well, turns out (v as f64).sqrt() as u64 gives exact results for all perfect squares that fit in u64: Compiler Explorer (may have to refresh until you get an executor with avx512)


I think that it'll fail to satisfy isqrt(x² - 1) = x - 1 for all x > 0. Never mind, I see that this was to show that +1 isn't needed.

Proof: Let round(x) = f64-rounding of x.

Let 2k ≤ n < 2k+1, 0 ≤ k < 32.

If n2 can't be represented exactly, then:

round(n2) ≥ n2 + 1 - 22k+1-53 > n2 - 22k-52 + 22k-106 ≥ n2 - 2k-52n + 22k-106 = (n - 2k-53)2

round(n2) ≤ n2 + 22k+1-53 < n2 + 22k-52 + 22k-106 ≤ n2 + 2k-52n + 22k-106 = (n + 2k-53)2

n - 2k-53 < √(round(n2)) < n + 2k-53

round(√(round(n2))) = n

It follows from this that if you want floor(sqrt(x)) for x in u64, then compute in f64, round down to u64, and subtract 0 or 1.


This part seems to be false, with the counterexample n = 111130675.

1 Like

I think the original claim is pretty subtle because it is using flooring. Rounding is more forgiving in this case. If n is an integer then n^2 might get rounded down, but the square root of n^2(1 - e) is very close to n(1 - e/2); the actual error is slightly worse, but the difference is O(e^2) and n(1 - e/2) has to round to n.

Indeed, that inequality only works for k > 26. So the case k=26 remains. For k<26 squares can be represented exactly.

I'm assuming n is odd (otherwise we can reduce n by a power of 2 and use smaller k), so n > 2k.

For k = 26:

round(n2) ≥ n2 - 1 ≥ n2 - 2-26(n-1) > n2 - 2-26n + 2-54 = n2 - 2k-52n + 22k-106 = (n - 2k-53)2

We were all taking about the same claim. Note that when I say "round(...)", I mean rounding to the nearest f64, not rounding to the nearest integer. The claim that I have proved (assuming there are no more mistakes) is that ((n * n) as f64).sqrt() == n as f64 always, exactly, whenever n*n fits in u64.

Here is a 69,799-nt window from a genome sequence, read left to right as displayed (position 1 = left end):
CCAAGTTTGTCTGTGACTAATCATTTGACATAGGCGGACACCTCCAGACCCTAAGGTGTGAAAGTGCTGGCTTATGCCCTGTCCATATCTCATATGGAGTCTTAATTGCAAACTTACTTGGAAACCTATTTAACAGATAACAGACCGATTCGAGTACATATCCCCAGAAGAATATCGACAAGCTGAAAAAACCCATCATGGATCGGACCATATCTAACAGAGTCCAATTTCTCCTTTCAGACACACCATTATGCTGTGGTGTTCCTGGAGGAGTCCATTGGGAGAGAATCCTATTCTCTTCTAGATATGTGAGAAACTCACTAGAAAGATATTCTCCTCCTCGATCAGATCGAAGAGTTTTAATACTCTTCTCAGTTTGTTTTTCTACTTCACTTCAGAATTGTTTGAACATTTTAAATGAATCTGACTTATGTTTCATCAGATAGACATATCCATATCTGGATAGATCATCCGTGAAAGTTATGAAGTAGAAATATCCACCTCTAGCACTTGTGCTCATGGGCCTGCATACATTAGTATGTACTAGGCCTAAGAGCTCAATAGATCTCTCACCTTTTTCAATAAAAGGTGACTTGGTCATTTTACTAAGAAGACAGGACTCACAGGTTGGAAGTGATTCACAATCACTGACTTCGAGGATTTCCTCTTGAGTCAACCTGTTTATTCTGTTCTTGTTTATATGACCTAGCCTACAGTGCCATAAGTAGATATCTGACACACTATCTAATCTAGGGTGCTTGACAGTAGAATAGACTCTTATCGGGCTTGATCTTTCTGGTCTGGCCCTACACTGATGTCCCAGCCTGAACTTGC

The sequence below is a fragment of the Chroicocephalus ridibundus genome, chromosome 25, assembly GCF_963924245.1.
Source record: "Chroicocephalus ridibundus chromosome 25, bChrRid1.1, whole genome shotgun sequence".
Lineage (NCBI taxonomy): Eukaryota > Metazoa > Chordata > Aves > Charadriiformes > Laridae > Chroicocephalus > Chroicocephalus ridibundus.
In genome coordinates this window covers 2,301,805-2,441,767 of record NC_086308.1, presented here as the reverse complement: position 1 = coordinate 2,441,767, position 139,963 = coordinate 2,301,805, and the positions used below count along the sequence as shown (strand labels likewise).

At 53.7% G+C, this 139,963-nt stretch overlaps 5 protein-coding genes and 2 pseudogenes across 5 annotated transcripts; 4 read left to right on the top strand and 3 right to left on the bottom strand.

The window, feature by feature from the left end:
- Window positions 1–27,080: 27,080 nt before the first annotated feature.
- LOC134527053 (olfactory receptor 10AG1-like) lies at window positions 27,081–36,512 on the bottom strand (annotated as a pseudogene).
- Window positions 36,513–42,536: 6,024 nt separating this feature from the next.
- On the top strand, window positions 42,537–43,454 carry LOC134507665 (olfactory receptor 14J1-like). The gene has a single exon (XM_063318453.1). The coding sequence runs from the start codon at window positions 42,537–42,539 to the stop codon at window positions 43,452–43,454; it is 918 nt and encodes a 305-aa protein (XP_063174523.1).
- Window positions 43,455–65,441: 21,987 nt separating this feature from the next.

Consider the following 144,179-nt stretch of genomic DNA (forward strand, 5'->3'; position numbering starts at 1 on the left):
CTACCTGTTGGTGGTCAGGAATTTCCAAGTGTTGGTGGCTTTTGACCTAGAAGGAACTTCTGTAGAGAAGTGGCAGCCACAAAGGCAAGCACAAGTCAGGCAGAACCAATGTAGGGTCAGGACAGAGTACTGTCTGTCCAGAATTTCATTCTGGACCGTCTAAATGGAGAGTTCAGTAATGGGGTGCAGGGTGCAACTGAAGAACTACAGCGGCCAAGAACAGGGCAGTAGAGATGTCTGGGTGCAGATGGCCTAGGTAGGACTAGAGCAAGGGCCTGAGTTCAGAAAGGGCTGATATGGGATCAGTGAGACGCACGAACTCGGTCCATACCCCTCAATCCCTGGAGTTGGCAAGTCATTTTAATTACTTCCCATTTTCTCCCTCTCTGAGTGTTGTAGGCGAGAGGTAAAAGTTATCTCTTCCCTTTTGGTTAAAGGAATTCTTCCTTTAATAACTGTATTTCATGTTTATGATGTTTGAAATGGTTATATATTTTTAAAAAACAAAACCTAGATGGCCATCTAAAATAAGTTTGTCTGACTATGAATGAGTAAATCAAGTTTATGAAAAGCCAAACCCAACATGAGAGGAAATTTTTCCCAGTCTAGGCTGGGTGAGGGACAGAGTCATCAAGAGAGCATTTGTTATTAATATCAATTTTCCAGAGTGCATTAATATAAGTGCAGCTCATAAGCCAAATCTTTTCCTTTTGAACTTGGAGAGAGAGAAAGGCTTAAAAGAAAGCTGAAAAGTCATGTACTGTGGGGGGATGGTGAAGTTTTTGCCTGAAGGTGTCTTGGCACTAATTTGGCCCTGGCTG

From this it follows that (x as f64).sqrt() as u64 will always be either the floor or (in rare cases) the ceiling of the exact answer and thus, if you're looking for the floor, it's enough to do one extra check at the end. One also has to be careful about possible overflow for xs close to u64::MAX.

Sure, but as u64 is flooring. What I meant was that if you are doing an approximate computation with f64 that should have an integer result, you are going to get a f64 close to that integer. Rounding to the nearest integer is more forgiving than flooring since with flooring you need your error to be nonnegative. The claim is true in this case because even though the error in rounding n*n can be negative, the relative error in sqrt(nearest(n*n)) is smaller and so the nearest floating-point number is n. But if you were working with a function that mapped integers to integers but had a larger derivative you could be in trouble.

I agree that inserting a "round-to-nearest integer" operation after sqrt makes it obviously work. But turns out to be unnecessary.

Yes it's very subtle. Your argument:

isn't totally convincing because your rounding error "e" is not a constant: it changes by a factor of 2 depending on what the number is. 1.99 has about 2x better precision than 2.01.